I never knew a man who was freer from all forms of fanaticism, and from that presumption which so often masquerades under the guise of faith. He insisted upon our using all the means which were placed at our disposal, trusting God for the outcome, and giving Him the glory. While he frequently prayed for the healing of the sick, and his prayers were marvelously answered in many cases, he never anointed with oil. He would pray with and for those who desired to be anointed, but invariably have someone else do the anointing. His exegesis of the passage in James, referring to anointing the sick, was that the oil was used as a kind of medicine, and that we complied with that requirement when we gave to those who were ill the best remedies at our disposal. He claimed that God healed in all cases, whether means were used or not, and that healing was always divine healing.[1]

While Bresee had this position, it is also obvious that he considered divine healing a non-essential.

In October of 1907, the Church of the Nazarene would form a union with the Association of Pentecostal Churches of America, becoming the Pentecostal Church of the Nazarene. One of the leaders from the Association instrumental in the union was Hiram F. Reynolds. Reynolds did see divine healing as having an important place within the Holiness Movement having testified to being healed and sanctified after suffering a nervous breakdown in 1880.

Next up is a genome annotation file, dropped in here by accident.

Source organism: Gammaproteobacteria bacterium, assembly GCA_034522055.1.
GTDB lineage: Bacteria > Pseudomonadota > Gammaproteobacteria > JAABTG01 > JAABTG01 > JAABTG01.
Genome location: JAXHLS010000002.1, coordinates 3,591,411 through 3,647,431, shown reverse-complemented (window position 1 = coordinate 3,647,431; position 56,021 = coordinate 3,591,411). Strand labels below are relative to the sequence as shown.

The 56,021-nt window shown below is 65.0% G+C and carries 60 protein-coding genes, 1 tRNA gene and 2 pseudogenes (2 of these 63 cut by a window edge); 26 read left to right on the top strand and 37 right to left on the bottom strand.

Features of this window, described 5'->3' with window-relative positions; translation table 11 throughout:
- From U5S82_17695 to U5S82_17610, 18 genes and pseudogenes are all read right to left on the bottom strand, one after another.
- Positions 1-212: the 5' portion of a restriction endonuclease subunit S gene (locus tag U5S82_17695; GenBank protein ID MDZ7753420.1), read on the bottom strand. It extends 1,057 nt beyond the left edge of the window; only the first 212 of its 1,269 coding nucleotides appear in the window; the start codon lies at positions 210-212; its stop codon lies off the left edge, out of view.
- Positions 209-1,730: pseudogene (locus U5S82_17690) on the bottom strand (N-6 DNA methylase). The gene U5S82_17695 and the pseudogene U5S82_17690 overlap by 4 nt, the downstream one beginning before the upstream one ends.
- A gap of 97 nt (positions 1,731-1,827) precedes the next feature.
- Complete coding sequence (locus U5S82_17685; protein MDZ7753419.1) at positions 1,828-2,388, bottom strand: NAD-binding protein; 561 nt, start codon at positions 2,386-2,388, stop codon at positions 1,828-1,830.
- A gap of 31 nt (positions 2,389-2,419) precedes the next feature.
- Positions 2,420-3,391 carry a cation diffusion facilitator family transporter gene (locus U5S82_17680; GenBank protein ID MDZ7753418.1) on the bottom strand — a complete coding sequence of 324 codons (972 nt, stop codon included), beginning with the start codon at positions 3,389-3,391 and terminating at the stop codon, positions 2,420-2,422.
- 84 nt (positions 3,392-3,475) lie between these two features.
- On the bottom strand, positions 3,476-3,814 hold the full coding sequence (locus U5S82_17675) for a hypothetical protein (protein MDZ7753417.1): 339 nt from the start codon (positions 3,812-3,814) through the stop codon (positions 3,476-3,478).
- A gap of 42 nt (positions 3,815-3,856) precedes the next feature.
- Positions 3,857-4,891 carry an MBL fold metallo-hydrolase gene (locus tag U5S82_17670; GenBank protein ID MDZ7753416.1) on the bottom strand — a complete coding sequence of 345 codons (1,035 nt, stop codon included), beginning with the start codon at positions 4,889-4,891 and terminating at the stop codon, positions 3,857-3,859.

To read the articles submitted by both Nazarenes and those of the Association in The Nazarene Messenger in 1906 and leading to the union in 1907, it is easily seen that one of the “issues” leading to the union was healing. Equally interesting is to read the reports published in The Beulah Christian, the official paper of the Association. In 1906, there were reports of healing and of supernatural occurrences at the college that would be the precursor to Eastern Nazarene College.